There are times when the knowledge and technical expertise in any field reaches a critical threshold that requires some sort of proof that the person working in that field possesses a reasonably acceptable degree of that knowledge and expertise. Simply working for 20 years in a small town 10,000 book, one computer terminal library will never give anyone that knowledge, NOR will working 20 years in a small town's hospital medical library or law library do it either.

What the MLS confers is the ability of the MLS holder to move relatively seamlessly betweem that small town library, that small town medical or law library, and the Library of Congress or even The Reading Room at the London Museum without skipping so much as a heartbeat, or at least, very few of them.

This is the difference between the MLS librarian and the non MLS.

The person who got their library education at any particular library will remain HAMPERED by the particularities and peculiarities learned at that library. The localized adjustments made to standards practices learned in library schools.

I worked with both, and more often than not, the only people I ever heard the words "We didnt do it that way at the last place I worked' was from non MLS Librarians. This always occured when I was applying some library standard practice to a new, different library, from the one THEY last worked in.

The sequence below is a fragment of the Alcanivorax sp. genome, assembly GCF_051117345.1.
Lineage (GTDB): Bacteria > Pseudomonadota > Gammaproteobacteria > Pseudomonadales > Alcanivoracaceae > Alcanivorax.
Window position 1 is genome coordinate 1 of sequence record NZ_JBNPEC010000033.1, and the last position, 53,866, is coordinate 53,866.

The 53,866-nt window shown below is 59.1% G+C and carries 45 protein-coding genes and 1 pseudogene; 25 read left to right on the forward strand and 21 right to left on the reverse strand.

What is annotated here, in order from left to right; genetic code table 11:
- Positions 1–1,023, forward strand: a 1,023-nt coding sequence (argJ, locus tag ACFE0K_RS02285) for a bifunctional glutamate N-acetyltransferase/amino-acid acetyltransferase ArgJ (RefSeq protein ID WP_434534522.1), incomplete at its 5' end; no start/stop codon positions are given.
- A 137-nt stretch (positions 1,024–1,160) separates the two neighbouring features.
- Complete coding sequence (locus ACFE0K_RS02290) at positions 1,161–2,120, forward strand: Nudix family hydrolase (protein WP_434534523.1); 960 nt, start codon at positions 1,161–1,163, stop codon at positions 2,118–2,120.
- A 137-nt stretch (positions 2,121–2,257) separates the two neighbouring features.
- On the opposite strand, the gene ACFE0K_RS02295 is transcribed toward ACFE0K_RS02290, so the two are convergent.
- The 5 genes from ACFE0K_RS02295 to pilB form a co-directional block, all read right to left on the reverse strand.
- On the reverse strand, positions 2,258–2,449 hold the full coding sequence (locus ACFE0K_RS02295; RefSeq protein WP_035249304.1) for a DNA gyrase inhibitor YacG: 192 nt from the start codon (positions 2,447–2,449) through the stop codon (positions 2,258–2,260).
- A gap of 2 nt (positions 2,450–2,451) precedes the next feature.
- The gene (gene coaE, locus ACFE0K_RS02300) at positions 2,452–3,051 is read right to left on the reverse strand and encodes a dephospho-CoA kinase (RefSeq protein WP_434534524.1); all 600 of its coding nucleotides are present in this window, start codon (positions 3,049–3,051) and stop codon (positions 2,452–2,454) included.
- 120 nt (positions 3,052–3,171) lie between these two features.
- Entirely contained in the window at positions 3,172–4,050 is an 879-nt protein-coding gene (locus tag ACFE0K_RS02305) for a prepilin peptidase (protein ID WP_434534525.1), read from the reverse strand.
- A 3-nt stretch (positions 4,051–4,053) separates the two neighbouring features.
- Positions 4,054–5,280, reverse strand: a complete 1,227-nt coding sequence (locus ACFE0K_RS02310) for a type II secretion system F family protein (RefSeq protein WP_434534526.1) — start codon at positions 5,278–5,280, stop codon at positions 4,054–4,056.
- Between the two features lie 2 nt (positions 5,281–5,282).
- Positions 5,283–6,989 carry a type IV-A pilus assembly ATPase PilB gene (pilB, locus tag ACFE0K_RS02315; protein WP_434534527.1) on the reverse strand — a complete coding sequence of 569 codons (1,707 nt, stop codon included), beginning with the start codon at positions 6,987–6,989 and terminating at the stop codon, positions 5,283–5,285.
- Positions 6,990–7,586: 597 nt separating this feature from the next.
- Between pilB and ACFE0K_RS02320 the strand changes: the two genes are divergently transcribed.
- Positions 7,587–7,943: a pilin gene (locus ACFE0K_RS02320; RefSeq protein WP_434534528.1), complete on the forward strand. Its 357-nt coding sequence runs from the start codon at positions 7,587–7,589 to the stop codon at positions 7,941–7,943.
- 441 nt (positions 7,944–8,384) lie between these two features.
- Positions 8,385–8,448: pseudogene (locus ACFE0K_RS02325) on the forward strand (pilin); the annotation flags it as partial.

First, I would say stop comparing yourselves to doctors and lawyers. The comparison is not valid.

Secondly, even with MLIS people I've heard the "we didn't do this this way where I used to work". As a matter of fact this is a normal response in any profession where you move between organizations. You get used to the new way of things and you move on.

Lastly, I would say that most people here agree that people do need some education. Critical thought is required to be a librarian. Whether one accomplishes this through an MLIS curriculum, or not, shouldn't be the issue. The issue should be "does this person have what it takes". Just basing it on an MLIS is counter productive. You can miss people who are very qualified, and you can hire people who end up weeding valuable materials.

I disagree that you need to pay the toll in form of an MLIS to play in the library field. If you are a related professional (see categories that other people have mentioned above), then you should have a way of proving that you know what's going on in libraries, a test, a certificate, a whatever. Not a 365 day, $30,000 MLIS that may not teach you anything.